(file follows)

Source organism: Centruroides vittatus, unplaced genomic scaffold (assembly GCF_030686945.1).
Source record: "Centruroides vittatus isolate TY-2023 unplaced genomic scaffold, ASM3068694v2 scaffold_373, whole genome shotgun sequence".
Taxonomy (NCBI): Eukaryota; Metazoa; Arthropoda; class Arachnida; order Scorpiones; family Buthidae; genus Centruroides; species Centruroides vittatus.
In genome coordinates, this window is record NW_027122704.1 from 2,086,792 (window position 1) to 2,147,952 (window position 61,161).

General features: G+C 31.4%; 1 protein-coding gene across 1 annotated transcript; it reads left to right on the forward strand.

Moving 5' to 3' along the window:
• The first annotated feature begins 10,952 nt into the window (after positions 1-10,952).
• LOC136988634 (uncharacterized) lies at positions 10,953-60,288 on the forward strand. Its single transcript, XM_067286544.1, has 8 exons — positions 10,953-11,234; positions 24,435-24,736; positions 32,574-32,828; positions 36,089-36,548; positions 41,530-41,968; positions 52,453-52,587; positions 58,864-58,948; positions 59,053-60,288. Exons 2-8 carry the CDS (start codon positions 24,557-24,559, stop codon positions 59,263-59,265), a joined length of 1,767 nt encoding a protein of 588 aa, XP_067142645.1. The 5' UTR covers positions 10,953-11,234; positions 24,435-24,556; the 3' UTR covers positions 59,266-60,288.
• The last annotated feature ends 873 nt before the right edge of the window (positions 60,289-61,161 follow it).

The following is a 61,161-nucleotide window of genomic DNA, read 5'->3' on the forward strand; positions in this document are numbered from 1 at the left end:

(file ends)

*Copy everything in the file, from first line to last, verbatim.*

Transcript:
Source organism: Centruroides vittatus, unplaced genomic scaffold (assembly GCF_030686945.1).
Source record: "Centruroides vittatus isolate TY-2023 unplaced genomic scaffold, ASM3068694v2 scaffold_373, whole genome shotgun sequence".
Taxonomy (NCBI): Eukaryota; Metazoa; Arthropoda; class Arachnida; order Scorpiones; family Buthidae; genus Centruroides; species Centruroides vittatus.
In genome coordinates, this window is record NW_027122704.1 from 2,086,792 (window position 1) to 2,147,952 (window position 61,161).

General features: G+C 31.4%; 1 protein-coding gene across 1 annotated transcript; it reads left to right on the forward strand.

Moving 5' to 3' along the window:
• The first annotated feature begins 10,952 nt into the window (after positions 1-10,952).
• LOC136988634 (uncharacterized) lies at positions 10,953-60,288 on the forward strand. Its single transcript, XM_067286544.1, has 8 exons — positions 10,953-11,234; positions 24,435-24,736; positions 32,574-32,828; positions 36,089-36,548; positions 41,530-41,968; positions 52,453-52,587; positions 58,864-58,948; positions 59,053-60,288. Exons 2-8 carry the CDS (start codon positions 24,557-24,559, stop codon positions 59,263-59,265), a joined length of 1,767 nt encoding a protein of 588 aa, XP_067142645.1. The 5' UTR covers positions 10,953-11,234; positions 24,435-24,556; the 3' UTR covers positions 59,266-60,288.
• The last annotated feature ends 873 nt before the right edge of the window (positions 60,289-61,161 follow it).

The following is a 61,161-nucleotide window of genomic DNA, read 5'->3' on the forward strand; positions in this document are numbered from 1 at the left end: